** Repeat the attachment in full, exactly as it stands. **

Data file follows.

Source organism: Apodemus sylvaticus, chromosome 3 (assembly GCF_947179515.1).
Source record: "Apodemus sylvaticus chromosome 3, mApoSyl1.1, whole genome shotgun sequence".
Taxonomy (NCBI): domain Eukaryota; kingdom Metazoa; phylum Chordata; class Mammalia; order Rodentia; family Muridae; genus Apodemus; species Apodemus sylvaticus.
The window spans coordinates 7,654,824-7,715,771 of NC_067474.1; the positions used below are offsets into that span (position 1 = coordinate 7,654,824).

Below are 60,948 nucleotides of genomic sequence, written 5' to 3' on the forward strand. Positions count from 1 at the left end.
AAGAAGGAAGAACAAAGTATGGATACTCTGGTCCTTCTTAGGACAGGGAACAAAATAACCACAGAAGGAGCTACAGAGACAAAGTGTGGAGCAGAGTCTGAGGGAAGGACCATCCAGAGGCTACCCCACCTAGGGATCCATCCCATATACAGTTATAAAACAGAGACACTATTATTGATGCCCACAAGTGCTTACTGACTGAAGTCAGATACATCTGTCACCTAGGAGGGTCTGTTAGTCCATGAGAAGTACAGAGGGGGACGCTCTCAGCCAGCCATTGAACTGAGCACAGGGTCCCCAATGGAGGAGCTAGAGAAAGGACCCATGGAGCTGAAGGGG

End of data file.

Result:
Source organism: Apodemus sylvaticus, chromosome 3 (assembly GCF_947179515.1).
Source record: "Apodemus sylvaticus chromosome 3, mApoSyl1.1, whole genome shotgun sequence".
Taxonomy (NCBI): domain Eukaryota; kingdom Metazoa; phylum Chordata; class Mammalia; order Rodentia; family Muridae; genus Apodemus; species Apodemus sylvaticus.
The window spans coordinates 7,654,824-7,715,771 of NC_067474.1; the positions used below are offsets into that span (position 1 = coordinate 7,654,824).

Below are 60,948 nucleotides of genomic sequence, written 5' to 3' on the forward strand. Positions count from 1 at the left end.
AAGAAGGAAGAACAAAGTATGGATACTCTGGTCCTTCTTAGGACAGGGAACAAAATAACCACAGAAGGAGCTACAGAGACAAAGTGTGGAGCAGAGTCTGAGGGAAGGACCATCCAGAGGCTACCCCACCTAGGGATCCATCCCATATACAGTTATAAAACAGAGACACTATTATTGATGCCCACAAGTGCTTACTGACTGAAGTCAGATACATCTGTCACCTAGGAGGGTCTGTTAGTCCATGAGAAGTACAGAGGGGGACGCTCTCAGCCAGCCATTGAACTGAGCACAGGGTCCCCAATGGAGGAGCTAGAGAAAGGACCCATGGAGCTGAAGGGG